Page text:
For some reason, as I look back over my life, I don’t think I have ever been a follower.  When I was much, much younger, if the trend was cuffs, I would wear straight legs.  When Brylcreem was in, I was a dry head.  I did all of this intentionally, and for reasons that escape me, I have always been sort of a contrarian.  I never seemed to want or need acceptance by falling in line behind the current Pied Piper.  Maybe I relished the attention of being different even though my different was not outlandish, just not mainstream.  Even now I will scrupulously avoid popular phrases or terms that are “in.”  The only thing I can’t seem to shake is “cool.”  Weird, huh?

 My contrarian impulses end though when it comes to the Christian life and the Bible.  In almost everything Christian, I want to be a follower.  Ever since becoming a Christian as a young man, I have desired to conform to the image of Christ.  Not simply to follow Jesus, however, but to be driven, taught and convicted by the Holy Spirit to become more like Jesus.  In this life, you and I will fall short of that goal, that is, until our glorification, at which time we shall be like Him.

This brings me to my main point.  There is much being written today about changing our name from “Christian,” to either “Follower of Jesus,” or “Christ Follower.”  Those who favor the change claim that the designation “Christian” has fallen into disrepute.  The argument is that there has been such travesty, hypocrisy and other despicable acts associated with Christians that the name is a turn-off to outsiders, and consequently makes it difficult to gain a hearing, or to be taken seriously.  If we want to minister to the younger generation we must distance ourselves from the label “Christian,” they say.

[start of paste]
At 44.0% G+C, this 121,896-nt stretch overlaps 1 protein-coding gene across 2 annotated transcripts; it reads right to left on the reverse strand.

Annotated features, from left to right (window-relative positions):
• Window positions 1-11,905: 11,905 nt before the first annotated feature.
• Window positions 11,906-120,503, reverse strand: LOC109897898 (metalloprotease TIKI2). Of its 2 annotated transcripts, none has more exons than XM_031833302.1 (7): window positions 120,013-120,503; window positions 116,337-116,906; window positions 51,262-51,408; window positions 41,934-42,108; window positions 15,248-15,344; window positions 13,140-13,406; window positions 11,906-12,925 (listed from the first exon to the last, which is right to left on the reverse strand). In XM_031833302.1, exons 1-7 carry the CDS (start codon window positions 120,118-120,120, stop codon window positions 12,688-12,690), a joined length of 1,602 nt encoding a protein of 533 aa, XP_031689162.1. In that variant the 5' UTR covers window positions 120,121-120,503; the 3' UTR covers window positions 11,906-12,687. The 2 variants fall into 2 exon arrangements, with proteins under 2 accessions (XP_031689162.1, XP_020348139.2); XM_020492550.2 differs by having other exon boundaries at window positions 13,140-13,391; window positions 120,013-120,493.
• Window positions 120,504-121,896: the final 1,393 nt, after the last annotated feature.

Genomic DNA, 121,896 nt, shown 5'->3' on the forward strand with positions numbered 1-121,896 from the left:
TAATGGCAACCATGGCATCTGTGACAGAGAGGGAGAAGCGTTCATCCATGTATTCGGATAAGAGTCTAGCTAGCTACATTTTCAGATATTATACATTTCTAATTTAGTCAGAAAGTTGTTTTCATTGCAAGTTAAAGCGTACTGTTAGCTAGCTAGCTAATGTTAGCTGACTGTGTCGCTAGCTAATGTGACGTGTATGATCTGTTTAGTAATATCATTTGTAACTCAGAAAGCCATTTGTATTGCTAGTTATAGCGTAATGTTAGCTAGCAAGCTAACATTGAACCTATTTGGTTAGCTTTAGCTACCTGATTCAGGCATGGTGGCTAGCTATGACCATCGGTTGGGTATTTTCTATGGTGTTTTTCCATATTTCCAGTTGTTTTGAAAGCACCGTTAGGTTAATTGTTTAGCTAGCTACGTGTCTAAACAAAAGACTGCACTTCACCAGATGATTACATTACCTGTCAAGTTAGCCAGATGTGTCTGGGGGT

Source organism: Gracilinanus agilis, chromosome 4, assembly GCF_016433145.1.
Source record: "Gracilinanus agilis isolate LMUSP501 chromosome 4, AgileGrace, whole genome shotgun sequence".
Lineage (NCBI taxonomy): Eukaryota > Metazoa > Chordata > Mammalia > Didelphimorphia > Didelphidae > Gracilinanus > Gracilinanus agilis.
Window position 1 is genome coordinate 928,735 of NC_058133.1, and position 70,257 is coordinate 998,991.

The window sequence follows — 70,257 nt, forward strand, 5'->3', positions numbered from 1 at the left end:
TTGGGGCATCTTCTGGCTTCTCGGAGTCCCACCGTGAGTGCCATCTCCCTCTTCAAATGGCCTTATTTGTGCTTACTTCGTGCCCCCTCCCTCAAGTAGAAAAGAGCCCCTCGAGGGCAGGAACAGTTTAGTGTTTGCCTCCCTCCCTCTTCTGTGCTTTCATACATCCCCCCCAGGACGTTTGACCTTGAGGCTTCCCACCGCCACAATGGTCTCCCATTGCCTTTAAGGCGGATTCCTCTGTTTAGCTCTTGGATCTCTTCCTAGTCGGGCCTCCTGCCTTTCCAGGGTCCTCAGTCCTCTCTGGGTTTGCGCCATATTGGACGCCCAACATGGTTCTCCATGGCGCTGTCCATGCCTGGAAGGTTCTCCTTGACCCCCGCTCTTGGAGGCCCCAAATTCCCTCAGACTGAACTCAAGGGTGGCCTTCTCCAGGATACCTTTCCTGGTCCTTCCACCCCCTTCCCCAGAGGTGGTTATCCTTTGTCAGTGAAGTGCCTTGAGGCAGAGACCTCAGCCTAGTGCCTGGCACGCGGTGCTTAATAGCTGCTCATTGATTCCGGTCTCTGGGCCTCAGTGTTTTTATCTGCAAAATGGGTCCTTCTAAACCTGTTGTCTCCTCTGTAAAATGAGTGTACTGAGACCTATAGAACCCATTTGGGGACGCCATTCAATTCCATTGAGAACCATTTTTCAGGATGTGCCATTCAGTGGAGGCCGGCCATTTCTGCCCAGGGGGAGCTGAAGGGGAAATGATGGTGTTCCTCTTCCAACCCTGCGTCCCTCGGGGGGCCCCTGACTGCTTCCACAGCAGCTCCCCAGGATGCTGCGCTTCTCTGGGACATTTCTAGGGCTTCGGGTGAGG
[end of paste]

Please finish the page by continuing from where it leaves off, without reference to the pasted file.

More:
It is difficult to argue against that premise entirely, especially when it is becoming more and more difficult to distinguish between the behavior of so-called Christians and anyone else.  In just about every measure, research shows that “Christians” are not seen as being any different than the world.  That has always been true in the past for a small minority, but now it seems to be astonishingly widespread.  And while the new name designations no doubt began innocently enough and used on occasion, they have been appropriated as the only designation of the emergent church, which deplores the name “Christian,” and, they believe, with good reason.